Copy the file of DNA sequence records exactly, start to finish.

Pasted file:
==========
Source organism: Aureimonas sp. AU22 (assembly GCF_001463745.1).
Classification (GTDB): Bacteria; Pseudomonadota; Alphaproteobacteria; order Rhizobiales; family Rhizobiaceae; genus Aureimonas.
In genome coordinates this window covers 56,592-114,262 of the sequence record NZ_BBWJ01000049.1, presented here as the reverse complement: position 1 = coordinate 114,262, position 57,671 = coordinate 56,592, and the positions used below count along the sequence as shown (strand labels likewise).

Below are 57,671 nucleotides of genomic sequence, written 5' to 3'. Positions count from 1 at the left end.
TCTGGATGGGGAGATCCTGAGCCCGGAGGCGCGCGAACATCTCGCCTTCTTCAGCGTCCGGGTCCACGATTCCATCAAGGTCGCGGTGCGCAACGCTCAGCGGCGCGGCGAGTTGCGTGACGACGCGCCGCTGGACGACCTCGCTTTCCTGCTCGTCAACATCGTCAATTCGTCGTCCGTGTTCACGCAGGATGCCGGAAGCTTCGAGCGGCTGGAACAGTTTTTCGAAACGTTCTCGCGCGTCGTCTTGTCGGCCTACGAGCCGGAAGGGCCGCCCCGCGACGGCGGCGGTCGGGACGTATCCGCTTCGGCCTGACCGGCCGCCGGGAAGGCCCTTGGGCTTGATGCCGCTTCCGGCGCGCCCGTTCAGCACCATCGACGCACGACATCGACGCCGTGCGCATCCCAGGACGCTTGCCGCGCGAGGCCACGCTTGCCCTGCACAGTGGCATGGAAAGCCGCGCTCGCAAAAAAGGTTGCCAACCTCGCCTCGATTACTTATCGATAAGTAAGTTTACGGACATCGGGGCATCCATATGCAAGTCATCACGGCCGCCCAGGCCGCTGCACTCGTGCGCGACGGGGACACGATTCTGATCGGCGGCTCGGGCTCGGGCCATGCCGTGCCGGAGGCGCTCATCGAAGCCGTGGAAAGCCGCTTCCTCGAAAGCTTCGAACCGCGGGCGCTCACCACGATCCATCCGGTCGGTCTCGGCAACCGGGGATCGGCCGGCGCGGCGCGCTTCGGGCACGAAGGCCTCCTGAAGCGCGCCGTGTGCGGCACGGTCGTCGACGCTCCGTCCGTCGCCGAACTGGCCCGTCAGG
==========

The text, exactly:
Source organism: Aureimonas sp. AU22 (assembly GCF_001463745.1).
Classification (GTDB): Bacteria; Pseudomonadota; Alphaproteobacteria; order Rhizobiales; family Rhizobiaceae; genus Aureimonas.
In genome coordinates this window covers 56,592-114,262 of the sequence record NZ_BBWJ01000049.1, presented here as the reverse complement: position 1 = coordinate 114,262, position 57,671 = coordinate 56,592, and the positions used below count along the sequence as shown (strand labels likewise).

Below are 57,671 nucleotides of genomic sequence, written 5' to 3'. Positions count from 1 at the left end.
TCTGGATGGGGAGATCCTGAGCCCGGAGGCGCGCGAACATCTCGCCTTCTTCAGCGTCCGGGTCCACGATTCCATCAAGGTCGCGGTGCGCAACGCTCAGCGGCGCGGCGAGTTGCGTGACGACGCGCCGCTGGACGACCTCGCTTTCCTGCTCGTCAACATCGTCAATTCGTCGTCCGTGTTCACGCAGGATGCCGGAAGCTTCGAGCGGCTGGAACAGTTTTTCGAAACGTTCTCGCGCGTCGTCTTGTCGGCCTACGAGCCGGAAGGGCCGCCCCGCGACGGCGGCGGTCGGGACGTATCCGCTTCGGCCTGACCGGCCGCCGGGAAGGCCCTTGGGCTTGATGCCGCTTCCGGCGCGCCCGTTCAGCACCATCGACGCACGACATCGACGCCGTGCGCATCCCAGGACGCTTGCCGCGCGAGGCCACGCTTGCCCTGCACAGTGGCATGGAAAGCCGCGCTCGCAAAAAAGGTTGCCAACCTCGCCTCGATTACTTATCGATAAGTAAGTTTACGGACATCGGGGCATCCATATGCAAGTCATCACGGCCGCCCAGGCCGCTGCACTCGTGCGCGACGGGGACACGATTCTGATCGGCGGCTCGGGCTCGGGCCATGCCGTGCCGGAGGCGCTCATCGAAGCCGTGGAAAGCCGCTTCCTCGAAAGCTTCGAACCGCGGGCGCTCACCACGATCCATCCGGTCGGTCTCGGCAACCGGGGATCGGCCGGCGCGGCGCGCTTCGGGCACGAAGGCCTCCTGAAGCGCGCCGTGTGCGGCACGGTCGTCGACGCTCCGTCCGTCGCCGAACTGGCCCGTCAGG